Codecs & Hardware Acceleration

Hardware accelerated encoding was first supported in Owncast 0.0.7.


All four of these things need to be true to support hardware accelerated encoding with Owncast.

  1. You are not running on a VPS provided to you by a hosting provider, as shared virtual servers do not allow for direct access to hardware.
  2. You have compatible hardware and have direct access to it.
  3. You installed and configured any drivers and libraries needed to take advantage of your hardware.
  4. You have a copy of ffmpeg that is version 4.1.5 or greater that is specifically built to utilize these drivers and libraries.

Things to keep in mind

  1. Most people won’t be able to take advantage of this unless you’re running your own hardware.
  2. Just because a specific hardware accelerated codec shows in the Owncast admin does not mean your machine is configured to support it. It simply means Owncast believes that codec to be available.
  3. Very little of what is required to get your hardware working has anything to do with Owncast. Any questions you have about your particular hardware should be directed to your hardware manufacturer or whoever provides the drivers and libraries to utilize it. There’s likely a lot of information already online, so please do your research.

Compatible hardware

Intel Graphics

If you have Intel integrated graphics you may be able to use it using VA-API.

Raspberry Pi

Note: The most recent version of the Raspberry Pi OS has a bug with the OpenMax codec. Use the previous version of the OS by downloading it, unzipping it, and using the Raspberry Pi Imager to save it to your SD card for installation.

Using that version of the Raspberry Pi operating system it’s actually quite easy to get Owncast running in a hardware accelerated fashion. Raspberry Pi OS includes support for OpenMax (OMX) out of the box and includes a version of ffmpeg that is built to support it.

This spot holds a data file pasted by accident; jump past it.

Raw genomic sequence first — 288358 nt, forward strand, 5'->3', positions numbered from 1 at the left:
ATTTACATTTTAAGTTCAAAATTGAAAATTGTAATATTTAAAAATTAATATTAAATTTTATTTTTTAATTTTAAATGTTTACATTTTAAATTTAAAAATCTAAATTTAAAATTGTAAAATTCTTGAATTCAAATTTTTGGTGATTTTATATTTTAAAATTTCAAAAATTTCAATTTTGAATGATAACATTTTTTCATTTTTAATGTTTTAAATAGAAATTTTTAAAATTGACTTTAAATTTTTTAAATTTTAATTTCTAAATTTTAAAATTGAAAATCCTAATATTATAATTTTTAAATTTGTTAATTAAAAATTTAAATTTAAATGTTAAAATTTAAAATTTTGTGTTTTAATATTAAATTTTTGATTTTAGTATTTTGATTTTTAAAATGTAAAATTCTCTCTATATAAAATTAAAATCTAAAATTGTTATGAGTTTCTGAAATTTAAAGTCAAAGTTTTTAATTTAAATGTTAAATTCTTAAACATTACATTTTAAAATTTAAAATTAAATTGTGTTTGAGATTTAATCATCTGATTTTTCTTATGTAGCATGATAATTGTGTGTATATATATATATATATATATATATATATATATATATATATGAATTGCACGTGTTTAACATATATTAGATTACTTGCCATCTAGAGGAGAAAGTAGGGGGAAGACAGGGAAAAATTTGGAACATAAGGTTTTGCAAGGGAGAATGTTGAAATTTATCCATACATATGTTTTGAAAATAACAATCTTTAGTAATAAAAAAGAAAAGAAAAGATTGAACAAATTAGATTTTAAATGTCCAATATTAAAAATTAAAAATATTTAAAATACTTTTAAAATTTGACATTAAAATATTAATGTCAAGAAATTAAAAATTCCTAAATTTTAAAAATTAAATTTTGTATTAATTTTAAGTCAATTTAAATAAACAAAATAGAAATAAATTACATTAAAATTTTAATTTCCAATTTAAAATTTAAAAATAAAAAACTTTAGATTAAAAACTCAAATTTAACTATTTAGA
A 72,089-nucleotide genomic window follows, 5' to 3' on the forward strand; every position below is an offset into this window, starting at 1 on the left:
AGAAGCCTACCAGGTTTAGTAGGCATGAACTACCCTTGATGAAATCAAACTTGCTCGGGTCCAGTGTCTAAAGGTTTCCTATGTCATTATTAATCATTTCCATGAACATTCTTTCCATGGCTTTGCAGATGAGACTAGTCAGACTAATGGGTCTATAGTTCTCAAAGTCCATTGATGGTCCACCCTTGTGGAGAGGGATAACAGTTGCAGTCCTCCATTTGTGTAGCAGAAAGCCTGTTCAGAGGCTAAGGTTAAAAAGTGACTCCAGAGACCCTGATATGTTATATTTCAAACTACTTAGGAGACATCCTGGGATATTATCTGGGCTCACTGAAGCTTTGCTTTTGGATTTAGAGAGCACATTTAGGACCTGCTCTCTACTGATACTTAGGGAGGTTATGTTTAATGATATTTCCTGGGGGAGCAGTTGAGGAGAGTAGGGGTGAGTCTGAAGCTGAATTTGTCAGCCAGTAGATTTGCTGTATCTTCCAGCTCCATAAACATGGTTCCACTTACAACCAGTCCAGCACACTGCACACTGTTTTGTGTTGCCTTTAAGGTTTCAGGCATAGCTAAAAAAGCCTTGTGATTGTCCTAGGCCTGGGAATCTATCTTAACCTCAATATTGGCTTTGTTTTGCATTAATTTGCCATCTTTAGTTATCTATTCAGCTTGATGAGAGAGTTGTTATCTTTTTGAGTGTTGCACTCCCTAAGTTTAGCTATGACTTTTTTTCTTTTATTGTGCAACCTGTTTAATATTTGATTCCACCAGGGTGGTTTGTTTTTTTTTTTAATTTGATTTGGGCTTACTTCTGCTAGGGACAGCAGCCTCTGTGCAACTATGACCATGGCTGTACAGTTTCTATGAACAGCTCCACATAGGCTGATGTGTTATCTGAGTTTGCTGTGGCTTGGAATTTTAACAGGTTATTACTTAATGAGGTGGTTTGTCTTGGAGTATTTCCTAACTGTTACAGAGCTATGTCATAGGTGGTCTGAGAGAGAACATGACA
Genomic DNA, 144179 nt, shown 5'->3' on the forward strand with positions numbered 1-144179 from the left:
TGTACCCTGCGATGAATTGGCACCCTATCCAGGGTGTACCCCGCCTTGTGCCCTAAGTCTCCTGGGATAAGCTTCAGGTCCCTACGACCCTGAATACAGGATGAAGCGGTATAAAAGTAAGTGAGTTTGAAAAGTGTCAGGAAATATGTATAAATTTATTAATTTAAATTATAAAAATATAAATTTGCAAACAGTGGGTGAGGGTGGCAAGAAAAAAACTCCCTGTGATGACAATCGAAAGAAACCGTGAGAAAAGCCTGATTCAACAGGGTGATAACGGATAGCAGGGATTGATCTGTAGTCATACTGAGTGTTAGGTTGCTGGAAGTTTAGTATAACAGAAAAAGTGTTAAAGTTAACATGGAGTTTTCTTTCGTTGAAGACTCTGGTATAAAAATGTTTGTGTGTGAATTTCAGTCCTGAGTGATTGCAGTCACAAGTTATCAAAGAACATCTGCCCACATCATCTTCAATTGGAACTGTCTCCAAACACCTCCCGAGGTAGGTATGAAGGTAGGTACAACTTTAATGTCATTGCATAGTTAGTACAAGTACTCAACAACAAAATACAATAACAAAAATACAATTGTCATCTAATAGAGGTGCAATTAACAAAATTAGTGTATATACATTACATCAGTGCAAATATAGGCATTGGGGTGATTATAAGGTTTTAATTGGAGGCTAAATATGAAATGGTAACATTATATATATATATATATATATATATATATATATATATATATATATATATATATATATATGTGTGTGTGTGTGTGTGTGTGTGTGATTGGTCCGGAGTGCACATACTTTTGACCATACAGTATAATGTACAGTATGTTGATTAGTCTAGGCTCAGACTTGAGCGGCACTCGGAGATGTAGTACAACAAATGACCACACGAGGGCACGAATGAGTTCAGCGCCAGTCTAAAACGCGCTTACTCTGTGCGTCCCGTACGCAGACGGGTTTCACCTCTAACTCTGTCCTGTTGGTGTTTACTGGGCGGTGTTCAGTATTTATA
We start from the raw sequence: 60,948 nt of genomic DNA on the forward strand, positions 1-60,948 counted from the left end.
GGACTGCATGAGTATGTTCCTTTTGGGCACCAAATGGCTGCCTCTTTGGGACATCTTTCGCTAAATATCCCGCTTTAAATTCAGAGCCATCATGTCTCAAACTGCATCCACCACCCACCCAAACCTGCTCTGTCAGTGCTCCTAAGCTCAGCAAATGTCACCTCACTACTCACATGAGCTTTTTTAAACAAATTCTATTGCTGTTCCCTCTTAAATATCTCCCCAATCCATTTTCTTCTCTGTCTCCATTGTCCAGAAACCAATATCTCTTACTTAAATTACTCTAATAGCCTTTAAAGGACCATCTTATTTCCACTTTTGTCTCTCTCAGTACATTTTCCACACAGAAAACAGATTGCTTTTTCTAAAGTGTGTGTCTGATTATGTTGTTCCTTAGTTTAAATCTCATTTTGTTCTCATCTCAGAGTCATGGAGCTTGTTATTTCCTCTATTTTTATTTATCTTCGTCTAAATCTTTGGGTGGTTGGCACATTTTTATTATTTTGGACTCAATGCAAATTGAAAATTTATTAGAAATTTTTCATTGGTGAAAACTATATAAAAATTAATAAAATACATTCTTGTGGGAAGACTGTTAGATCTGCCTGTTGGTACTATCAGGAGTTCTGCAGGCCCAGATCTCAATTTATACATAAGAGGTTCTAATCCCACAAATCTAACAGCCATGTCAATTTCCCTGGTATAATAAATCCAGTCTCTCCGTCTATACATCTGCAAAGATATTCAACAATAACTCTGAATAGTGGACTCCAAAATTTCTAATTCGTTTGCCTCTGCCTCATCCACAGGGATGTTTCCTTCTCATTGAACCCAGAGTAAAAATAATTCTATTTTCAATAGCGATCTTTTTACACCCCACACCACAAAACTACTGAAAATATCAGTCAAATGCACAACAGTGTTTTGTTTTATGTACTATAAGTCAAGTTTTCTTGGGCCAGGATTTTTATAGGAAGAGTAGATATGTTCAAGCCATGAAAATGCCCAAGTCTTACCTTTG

However, this seems to only be true for 32 bit operating systems on a Raspberry Pi, as omx seems to be deprecated under 64 bit environments.


NVIDIA GPUs ship with an on-chip hardware encoder unit often referred to as NVENC. Separate from the CUDA cores, NVENC run encoding workloads without slowing the execution of graphics or CUDA workloads running at the same time.

As of July 2019 Kepler, Maxwell, Pascal, Volta and Turing generation GPUs support hardware encoding. Visit the NVIDIA GPU Support Matrix to verify your GPU is listed in the “encoder” list.


VA-API is supported on AMD and ATI GPUs by the libva-mesa-driver.

Note: ffmpeg 5 is not currently supported with VA-API. Please use a version less than 5. Read the issue about this particular issue to learn more.

Compatible codecs/libraries


VA-API (video acceleration API) is a layer to support hardware accelerated encoding on linux. You need the libva library installed for it to work. VA-API is not compatible with ARM chipsets.

Note: ffmpeg 5 is not currently supported with VA-API. Please use a version less than 5. Read the issue about this particular issue to learn more.



OpenMAX is a unified abstraction layer that allows access to hardware that otherwise requires vendor specific APIs. It will work out of the box on modern Raspberry Pi’s running a recent version of the Raspberry Pi OS operating system.

Verify your copy of ffmpeg has omx support by looking at the ffmpeg instructions below. If h264_omx is in the list you should be good to go.

Note: OpenMAX support has unfortunately been disconnected with the Raspberry Pi OS. To get hardware accelerated encoding working on a Raspberry Pi it will require running an older 32 bit version of the operating system.

NVIDIA Encoder (nvenc)

Follow the instructions on the NVIDIA ffmpeg transcoding guide to install all the required drivers and libraries. This requires installing a driver from the NVIDIA website, Downloading and install the CUDA toolkit, downloading nv-codec-headers, and building ffmpeg. Scroll to the section entitled Hardware accelerated transcoding with FFmpeg at the NVIDIA transcoding guide for more information.

You may be able to find a pre-built version of ffmpeg that has nvenc support, however that’s outside the scope of this document. You still need NVIDIA drivers regardless.



Once your system is configured to use the correct drivers and libraries required you’ll need to make sure your copy of ffmpeg supports it.

Verify you have ffmpeg installed that’s at least version 4.1.5.

$ ffmpeg -version
ffmpeg version 4.1.6-1~deb10u1+rpt1 Copyright (c) 2000-2020 the FFmpeg developers
built with gcc 8 (Raspbian 8.3.0-6+rpi1)

Verify the codec you expect to use is enabled in your version of ffmpeg.

$ ffmpeg -hide_banner -codecs | grep 264
 DEV.LS h264                 H.264 / AVC / MPEG-4 AVC / MPEG-4 part 10 (decoders: h264 h264_v4l2m2m h264_mmal ) (encoders: libx264 libx264rgb h264_omx h264_v4l2m2m h264_vaapi )

If the codec you hope to use is not in this list then you may need to build your own copy of ffmpeg that supports it.